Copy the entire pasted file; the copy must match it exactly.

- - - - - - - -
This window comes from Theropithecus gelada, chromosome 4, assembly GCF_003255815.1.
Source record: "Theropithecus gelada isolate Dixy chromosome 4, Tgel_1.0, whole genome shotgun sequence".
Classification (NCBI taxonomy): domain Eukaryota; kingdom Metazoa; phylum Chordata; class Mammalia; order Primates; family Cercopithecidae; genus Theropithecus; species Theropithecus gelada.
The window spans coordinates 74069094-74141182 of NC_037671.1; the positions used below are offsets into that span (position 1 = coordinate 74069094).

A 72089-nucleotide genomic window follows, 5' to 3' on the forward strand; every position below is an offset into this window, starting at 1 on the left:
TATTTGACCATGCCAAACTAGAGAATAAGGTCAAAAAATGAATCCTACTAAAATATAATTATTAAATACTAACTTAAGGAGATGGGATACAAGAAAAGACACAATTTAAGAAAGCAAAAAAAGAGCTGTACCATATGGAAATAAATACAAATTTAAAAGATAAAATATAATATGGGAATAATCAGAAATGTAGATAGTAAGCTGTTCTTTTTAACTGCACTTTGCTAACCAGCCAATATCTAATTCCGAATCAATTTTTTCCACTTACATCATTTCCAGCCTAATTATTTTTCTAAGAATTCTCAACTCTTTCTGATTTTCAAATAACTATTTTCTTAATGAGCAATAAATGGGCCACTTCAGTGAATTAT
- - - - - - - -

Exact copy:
This window comes from Theropithecus gelada, chromosome 4, assembly GCF_003255815.1.
Source record: "Theropithecus gelada isolate Dixy chromosome 4, Tgel_1.0, whole genome shotgun sequence".
Classification (NCBI taxonomy): domain Eukaryota; kingdom Metazoa; phylum Chordata; class Mammalia; order Primates; family Cercopithecidae; genus Theropithecus; species Theropithecus gelada.
The window spans coordinates 74069094-74141182 of NC_037671.1; the positions used below are offsets into that span (position 1 = coordinate 74069094).

A 72089-nucleotide genomic window follows, 5' to 3' on the forward strand; every position below is an offset into this window, starting at 1 on the left:
TATTTGACCATGCCAAACTAGAGAATAAGGTCAAAAAATGAATCCTACTAAAATATAATTATTAAATACTAACTTAAGGAGATGGGATACAAGAAAAGACACAATTTAAGAAAGCAAAAAAAGAGCTGTACCATATGGAAATAAATACAAATTTAAAAGATAAAATATAATATGGGAATAATCAGAAATGTAGATAGTAAGCTGTTCTTTTTAACTGCACTTTGCTAACCAGCCAATATCTAATTCCGAATCAATTTTTTCCACTTACATCATTTCCAGCCTAATTATTTTTCTAAGAATTCTCAACTCTTTCTGATTTTCAAATAACTATTTTCTTAATGAGCAATAAATGGGCCACTTCAGTGAATTAT